One in four people have a family member who has emigrated - over 300,000 Irish have left since 2011
In 2012 more than 25,800 Irish people received working holiday visas for Australia
One in four Irish people have had a close family member emigrate in the past four years, according to the latest survey.
Some 308,000 people left Ireland in the four years leading up to April 2012, and 41 percent of those are in the 15 to 24 age bracket, new research indicates.
The Red C poll for the National Youth Council of Ireland (NYCI) found that half of those living in Ireland aged 18-24 have considered leaving, while four in 10 adults aged 25 to 34 have thought about emigrating.
The primary factor motivating 43 percent of those considering leaving is the potential of better employment opportunities abroad. A further 41 percent said they would leave due to being unemployed in Ireland.
Some 10 percent of respondents said they would leave to experience living abroad, while 1 percent said they would go to study and a further 1 percent for a better climate.
A large majority, 83 percent, disagreed that the Government was addressing the issue of youth unemployment adequately. A further 85 percent said not enough was being done to tackle youth emigration.
The vast majority of respondents aged 18-25 expressed a desire to return home to Ireland once the economy improved.
The survey is part of a major new study on youth emigration which explores the experiences of Irish citizens who have moved to the Canada and the UK in the last two years.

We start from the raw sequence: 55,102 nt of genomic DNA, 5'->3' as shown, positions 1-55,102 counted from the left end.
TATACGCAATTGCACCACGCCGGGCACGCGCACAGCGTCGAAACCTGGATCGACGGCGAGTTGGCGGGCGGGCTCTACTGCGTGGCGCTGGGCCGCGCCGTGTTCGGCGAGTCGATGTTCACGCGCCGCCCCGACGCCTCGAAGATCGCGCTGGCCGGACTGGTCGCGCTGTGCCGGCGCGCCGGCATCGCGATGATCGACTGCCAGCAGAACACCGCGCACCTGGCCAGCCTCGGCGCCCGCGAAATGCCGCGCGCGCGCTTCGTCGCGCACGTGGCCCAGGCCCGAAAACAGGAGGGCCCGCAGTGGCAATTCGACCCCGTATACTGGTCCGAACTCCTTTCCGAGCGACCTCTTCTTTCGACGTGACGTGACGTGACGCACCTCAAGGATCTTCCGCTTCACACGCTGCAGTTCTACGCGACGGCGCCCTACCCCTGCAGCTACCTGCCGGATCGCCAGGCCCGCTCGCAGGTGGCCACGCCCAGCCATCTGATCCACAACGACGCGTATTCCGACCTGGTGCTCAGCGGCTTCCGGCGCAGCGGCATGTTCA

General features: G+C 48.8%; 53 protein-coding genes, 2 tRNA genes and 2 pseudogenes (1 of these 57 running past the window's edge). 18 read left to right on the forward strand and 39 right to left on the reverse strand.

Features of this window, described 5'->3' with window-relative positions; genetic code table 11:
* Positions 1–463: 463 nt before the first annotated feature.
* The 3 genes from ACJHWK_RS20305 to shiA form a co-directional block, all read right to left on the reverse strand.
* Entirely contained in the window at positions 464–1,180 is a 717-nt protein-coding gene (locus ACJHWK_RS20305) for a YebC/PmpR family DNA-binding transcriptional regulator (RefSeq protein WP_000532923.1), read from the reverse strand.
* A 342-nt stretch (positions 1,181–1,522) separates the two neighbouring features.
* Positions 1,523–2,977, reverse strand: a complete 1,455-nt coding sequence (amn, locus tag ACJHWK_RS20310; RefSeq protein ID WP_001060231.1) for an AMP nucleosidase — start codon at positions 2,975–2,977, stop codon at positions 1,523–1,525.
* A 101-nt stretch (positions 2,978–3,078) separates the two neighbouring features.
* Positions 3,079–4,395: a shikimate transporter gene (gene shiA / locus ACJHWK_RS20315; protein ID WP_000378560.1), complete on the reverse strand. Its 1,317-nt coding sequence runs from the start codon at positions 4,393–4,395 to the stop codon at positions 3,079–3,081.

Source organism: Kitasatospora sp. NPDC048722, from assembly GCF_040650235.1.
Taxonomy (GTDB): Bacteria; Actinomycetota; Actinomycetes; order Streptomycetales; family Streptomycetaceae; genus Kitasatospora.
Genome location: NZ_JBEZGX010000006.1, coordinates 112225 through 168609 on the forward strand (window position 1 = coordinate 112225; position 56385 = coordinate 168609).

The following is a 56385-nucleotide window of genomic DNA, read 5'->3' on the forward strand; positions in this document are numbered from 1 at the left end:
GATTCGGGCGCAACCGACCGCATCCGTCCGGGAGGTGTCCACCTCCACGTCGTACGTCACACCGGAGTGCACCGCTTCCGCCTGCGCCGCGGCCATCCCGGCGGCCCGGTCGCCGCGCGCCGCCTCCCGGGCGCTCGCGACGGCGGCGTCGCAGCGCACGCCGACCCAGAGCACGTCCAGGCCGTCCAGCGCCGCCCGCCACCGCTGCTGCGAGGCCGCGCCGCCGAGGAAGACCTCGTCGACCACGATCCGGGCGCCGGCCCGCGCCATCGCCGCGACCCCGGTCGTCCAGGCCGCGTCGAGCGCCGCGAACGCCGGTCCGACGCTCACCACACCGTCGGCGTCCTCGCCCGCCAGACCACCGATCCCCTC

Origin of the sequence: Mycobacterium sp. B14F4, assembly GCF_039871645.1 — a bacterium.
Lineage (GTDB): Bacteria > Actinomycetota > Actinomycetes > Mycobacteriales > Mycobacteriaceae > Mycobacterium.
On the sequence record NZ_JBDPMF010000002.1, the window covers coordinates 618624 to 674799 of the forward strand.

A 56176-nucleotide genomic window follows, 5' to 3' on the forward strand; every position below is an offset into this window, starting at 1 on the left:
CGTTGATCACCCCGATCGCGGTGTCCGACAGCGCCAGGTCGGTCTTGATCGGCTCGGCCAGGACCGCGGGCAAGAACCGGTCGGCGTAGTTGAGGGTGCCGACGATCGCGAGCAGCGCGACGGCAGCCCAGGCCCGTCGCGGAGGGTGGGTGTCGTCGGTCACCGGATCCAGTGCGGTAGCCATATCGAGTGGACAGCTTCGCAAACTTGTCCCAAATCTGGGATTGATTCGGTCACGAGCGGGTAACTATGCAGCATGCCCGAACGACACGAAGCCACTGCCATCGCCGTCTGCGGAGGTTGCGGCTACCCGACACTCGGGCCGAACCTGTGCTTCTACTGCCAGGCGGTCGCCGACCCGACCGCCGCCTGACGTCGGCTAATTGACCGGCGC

“Over 300,000 people have left the country over the last four years since the crisis, most of them young. We need to support them to make informed choices if they are going to places like Australia or Canada, or other parts of the world,” said NYCI assistant director James Doorley.
“It shouldn’t be the case that once they leave the airports here in Ireland that they are forgotten about.”
Demonstrating the ongoing high levels of emigration, almost 50,000 Irish people took up visas in Australia and Canada last year, an Oireachtas committee has heard on Wednesday.
In 2012 more than 25,800 Irish people received working holiday visas for Australia; 4,500 Irish-born citizens became permanent residents of Australia; and 645 were given student visas, said Niall Burgess of the Department of Foreign Affairs.
In Canada, 6,680 Irish people were given temporary visas, more than 6,000 were given working visas and 5,350 were given working holiday visas, reports the Irish Times.
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To be fair, most American words and slang came FROM Ireland to begin with. I plan to visit Ireland and learn as much as possible. Can't wait.New Northern Ireland flag is not an option, loyalists tell Richard Haass
I think we have enough flags in Ireland as it is.Racist incidents in Ireland up by 85 percent says Immigrant Council
@Chuck: My point is that immigrants who are willing to work for low wages are not to be demonised but rather be pitied and/or admired. It's the greedyHow Christmas was in my father’s time
molliebawn, many many kids in rural Ireland used to share shoes or only wore them for special occasions so as not to ruin them or wear them out too fa